Elliott Cres is one of four adjoining streets in the Anderson Park suburb in Havelock North named in 1961 after Victoria Cross winners.
Keith Elliott was born on 25 April 1916 at Apiti, Manawatu, the eighth of nine children of Thomas Frank Capper Elliott, a farmer, and his wife, Ethel Marie Knyvett.
After attending Feilding Agricultural College, Elliott was managing his father’s farm near Feilding. When World War II began he immediately joined the New Zealand Expeditionary Force. (Citation below)
Since Victoria Cross holders were considered good for morale back home, Elliott, in spite of his protests, was returned to New Zealand. He married Margaret Markham, who he had met before the war, in 1944. They had five children together, Doug, Graeme, Peter, Mary and Elizabeth.
In 1947 he was ordained a minister in the Anglican Church. He served as Vicar in a number of parishes including working for many years at the Māori Mission before moving to Wellington as the Assistant City Missioner. He later became Welfare Officer for the Fire Service.
After a lifetime of committed service in both the military and the church, Keith Elliott died in 1989, in Wellington, aged 73.
While Council's minutes do not show the discussion or reasons, there is a high degree of confidence that Elliott Cres was named after Victoria Cross (VC) Winner Keith Elliott, who had ties to Hawke’s Bay and lived in Hastings.
At dawn on 15 July 1942 the battalion to which Sergeant Elliot belonged was attacked on three flanks by tanks. Under heavy tank, machine-gun and shell fire, Sergeant Elliott led the platoon he was commanding to the cover of a ridge 300-yards away, sustaining a chest wound in the process.
Here he re-formed his men and led them to a dominating ridge a further 500-yards away, where they again came under heavy enemy machine-gun and mortar fire. He located enemy machine-gun posts to his front and right flank, and while one section attacked on the right flank, Sergeant Elliott led seven men in a bayonet charge across 500-yards of open ground in the face of heavy fire and captured four enemy machine-gun posts and an anti-tank gun, killing a number of the enemy and taking fifty prisoners.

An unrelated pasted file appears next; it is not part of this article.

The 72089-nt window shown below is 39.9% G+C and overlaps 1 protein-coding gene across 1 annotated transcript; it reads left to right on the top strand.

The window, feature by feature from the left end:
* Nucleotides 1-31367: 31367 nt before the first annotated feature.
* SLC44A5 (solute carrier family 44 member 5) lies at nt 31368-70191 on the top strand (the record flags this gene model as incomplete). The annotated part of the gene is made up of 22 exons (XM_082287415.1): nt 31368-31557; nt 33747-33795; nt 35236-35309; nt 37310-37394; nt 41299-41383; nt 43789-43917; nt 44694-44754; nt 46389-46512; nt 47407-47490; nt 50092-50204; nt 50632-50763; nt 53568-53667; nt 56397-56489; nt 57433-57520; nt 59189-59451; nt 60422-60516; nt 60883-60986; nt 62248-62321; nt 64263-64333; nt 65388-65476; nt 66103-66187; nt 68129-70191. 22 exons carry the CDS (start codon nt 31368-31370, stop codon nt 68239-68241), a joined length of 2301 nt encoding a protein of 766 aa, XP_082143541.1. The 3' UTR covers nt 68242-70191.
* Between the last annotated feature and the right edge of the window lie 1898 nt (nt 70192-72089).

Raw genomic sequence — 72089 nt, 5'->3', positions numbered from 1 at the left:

His section then came under fire from a machine-gun post on the left flank. He immediately charged this post single-handed and succeeded in capturing it, killing several of the enemy and taking 15 prisoners. During these two assaults he sustained three more wounds in the back and legs. Although badly wounded in four places, Sergeant Elliott refused to leave his men until he had reformed them, handed over his prisoners, which had increased to 130, and arranged for his men to rejoin the battalion.
Owing to Sergeant Elliott's quick grasp of the situation, great personal courage and leadership, 19 men, who were the only survivors of B Company of his battalion, captured and destroyed five machine-guns, one anti-tank gun, killed a great number of the enemy, and captured 130 prisoners. Sergeant Elliott sustained only one casualty amongst his men, and delivered him to the nearest advanced dressing station.
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